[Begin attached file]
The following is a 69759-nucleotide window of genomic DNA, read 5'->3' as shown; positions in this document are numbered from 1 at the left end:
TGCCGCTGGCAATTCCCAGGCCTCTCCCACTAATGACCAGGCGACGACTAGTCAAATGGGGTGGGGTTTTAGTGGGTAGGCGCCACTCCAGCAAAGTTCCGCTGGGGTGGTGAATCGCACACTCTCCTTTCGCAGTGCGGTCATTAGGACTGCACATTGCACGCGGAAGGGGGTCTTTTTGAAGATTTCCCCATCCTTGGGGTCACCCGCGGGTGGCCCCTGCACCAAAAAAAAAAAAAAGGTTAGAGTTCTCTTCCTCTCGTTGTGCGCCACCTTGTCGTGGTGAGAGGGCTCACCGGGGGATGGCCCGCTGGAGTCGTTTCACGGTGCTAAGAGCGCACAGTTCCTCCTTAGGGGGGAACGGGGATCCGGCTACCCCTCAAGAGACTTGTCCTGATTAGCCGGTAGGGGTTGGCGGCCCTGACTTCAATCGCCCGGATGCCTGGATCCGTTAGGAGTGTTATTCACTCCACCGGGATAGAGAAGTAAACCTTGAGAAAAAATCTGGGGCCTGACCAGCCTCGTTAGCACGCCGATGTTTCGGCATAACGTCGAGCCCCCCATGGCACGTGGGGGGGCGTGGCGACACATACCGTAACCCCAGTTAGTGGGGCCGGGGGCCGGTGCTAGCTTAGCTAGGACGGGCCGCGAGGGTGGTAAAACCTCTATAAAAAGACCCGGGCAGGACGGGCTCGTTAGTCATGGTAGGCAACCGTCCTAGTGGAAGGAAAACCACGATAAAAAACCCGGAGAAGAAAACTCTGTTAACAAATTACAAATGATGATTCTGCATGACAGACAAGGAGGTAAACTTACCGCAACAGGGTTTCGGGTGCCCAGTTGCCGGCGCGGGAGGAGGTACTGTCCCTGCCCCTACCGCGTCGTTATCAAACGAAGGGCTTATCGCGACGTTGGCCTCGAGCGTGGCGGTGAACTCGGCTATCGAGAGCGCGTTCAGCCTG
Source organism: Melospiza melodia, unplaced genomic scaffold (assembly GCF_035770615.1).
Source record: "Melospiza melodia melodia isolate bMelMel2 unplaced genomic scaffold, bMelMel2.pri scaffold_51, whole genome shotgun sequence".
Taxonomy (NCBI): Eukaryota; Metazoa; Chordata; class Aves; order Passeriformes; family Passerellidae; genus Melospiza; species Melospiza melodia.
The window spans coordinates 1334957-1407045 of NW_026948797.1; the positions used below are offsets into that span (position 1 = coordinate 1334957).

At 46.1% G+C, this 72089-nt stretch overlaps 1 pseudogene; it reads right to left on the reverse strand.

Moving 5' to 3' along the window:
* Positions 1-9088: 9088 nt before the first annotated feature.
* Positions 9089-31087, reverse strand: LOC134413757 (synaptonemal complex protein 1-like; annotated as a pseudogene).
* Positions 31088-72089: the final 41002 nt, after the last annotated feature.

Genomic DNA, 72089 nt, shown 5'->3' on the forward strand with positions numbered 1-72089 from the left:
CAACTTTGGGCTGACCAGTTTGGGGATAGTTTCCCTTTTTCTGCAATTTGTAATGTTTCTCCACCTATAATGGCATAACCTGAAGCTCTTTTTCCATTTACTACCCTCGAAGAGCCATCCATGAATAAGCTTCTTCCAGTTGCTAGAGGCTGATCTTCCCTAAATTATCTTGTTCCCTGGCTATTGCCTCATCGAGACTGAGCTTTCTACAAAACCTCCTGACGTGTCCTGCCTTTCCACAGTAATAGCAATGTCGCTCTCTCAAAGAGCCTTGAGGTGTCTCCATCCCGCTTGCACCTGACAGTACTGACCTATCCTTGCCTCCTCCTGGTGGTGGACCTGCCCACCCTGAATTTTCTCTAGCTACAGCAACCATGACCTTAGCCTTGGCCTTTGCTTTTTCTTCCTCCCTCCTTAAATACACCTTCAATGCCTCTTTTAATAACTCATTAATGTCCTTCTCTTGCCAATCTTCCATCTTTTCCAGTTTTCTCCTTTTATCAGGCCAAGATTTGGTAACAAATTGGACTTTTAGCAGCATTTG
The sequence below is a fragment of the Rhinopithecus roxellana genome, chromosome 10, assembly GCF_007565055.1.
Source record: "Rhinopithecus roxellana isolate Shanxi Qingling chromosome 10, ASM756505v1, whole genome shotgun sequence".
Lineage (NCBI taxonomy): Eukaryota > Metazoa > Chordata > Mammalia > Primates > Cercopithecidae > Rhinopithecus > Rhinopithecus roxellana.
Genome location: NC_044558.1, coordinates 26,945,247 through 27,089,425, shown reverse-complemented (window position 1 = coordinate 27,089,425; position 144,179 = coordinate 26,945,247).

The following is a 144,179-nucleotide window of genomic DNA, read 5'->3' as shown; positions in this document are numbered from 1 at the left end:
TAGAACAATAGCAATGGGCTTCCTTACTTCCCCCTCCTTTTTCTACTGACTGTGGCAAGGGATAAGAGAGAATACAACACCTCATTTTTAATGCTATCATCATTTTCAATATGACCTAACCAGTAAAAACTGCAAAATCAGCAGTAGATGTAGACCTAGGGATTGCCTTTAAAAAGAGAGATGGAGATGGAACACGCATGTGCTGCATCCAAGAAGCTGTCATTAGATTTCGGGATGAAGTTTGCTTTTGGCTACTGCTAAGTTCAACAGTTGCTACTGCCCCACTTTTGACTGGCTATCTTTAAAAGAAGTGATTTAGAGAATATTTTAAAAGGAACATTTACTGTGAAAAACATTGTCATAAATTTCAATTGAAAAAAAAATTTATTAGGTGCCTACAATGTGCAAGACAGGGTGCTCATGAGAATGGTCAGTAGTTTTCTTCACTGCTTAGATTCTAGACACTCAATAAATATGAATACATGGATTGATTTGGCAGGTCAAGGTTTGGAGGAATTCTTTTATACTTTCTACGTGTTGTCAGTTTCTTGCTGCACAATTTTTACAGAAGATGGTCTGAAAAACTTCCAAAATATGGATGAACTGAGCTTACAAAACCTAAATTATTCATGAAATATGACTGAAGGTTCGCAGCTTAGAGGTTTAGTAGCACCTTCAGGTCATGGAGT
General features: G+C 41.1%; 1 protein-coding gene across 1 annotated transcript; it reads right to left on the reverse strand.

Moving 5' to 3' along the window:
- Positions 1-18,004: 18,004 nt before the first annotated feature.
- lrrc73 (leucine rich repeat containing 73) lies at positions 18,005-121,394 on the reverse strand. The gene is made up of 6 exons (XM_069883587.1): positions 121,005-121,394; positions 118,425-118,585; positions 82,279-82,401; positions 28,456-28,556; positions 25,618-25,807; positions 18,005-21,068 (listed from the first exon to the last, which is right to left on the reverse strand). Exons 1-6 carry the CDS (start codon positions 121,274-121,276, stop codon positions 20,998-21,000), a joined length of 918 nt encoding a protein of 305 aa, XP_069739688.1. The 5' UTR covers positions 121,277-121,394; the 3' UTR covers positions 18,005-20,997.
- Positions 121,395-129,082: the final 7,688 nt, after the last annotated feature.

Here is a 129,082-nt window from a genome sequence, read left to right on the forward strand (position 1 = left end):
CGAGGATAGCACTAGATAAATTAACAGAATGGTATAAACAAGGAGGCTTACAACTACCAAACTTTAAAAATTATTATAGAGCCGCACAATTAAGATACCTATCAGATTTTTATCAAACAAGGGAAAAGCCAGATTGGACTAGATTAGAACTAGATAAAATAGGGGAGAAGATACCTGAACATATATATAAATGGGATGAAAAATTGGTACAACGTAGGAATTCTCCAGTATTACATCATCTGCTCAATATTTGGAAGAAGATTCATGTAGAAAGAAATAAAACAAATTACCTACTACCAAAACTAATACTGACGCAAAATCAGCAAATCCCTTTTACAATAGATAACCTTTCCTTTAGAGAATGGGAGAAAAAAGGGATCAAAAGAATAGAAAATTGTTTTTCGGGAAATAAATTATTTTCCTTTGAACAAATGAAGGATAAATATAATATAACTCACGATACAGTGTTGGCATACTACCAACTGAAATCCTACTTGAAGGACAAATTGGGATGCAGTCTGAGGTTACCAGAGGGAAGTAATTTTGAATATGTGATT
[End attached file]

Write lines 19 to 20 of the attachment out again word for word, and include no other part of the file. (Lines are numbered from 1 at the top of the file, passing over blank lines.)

TAGAACAATAGCAATGGGCTTCCTTACTTCCCCCTCCTTTTTCTACTGACTGTGGCAAGGGATAAGAGAGAATACAACACCTCATTTTTAATGCTATCATCATTTTCAATATGACCTAACCAGTAAAAACTGCAAAATCAGCAGTAGATGTAGACCTAGGGATTGCCTTTAAAAAGAGAGATGGAGATGGAACACGCATGTGCTGCATCCAAGAAGCTGTCATTAGATTTCGGGATGAAGTTTGCTTTTGGCTACTGCTAAGTTCAACAGTTGCTACTGCCCCACTTTTGACTGGCTATCTTTAAAAGAAGTGATTTAGAGAATATTTTAAAAGGAACATTTACTGTGAAAAACATTGTCATAAATTTCAATTGAAAAAAAAATTTATTAGGTGCCTACAATGTGCAAGACAGGGTGCTCATGAGAATGGTCAGTAGTTTTCTTCACTGCTTAGATTCTAGACACTCAATAAATATGAATACATGGATTGATTTGGCAGGTCAAGGTTTGGAGGAATTCTTTTATACTTTCTACGTGTTGTCAGTTTCTTGCTGCACAATTTTTACAGAAGATGGTCTGAAAAACTTCCAAAATATGGATGAACTGAGCTTACAAAACCTAAATTATTCATGAAATATGACTGAAGGTTCGCAGCTTAGAGGTTTAGTAGCACCTTCAGGTCATGGAGT
General features: G+C 41.1%; 1 protein-coding gene across 1 annotated transcript; it reads right to left on the reverse strand.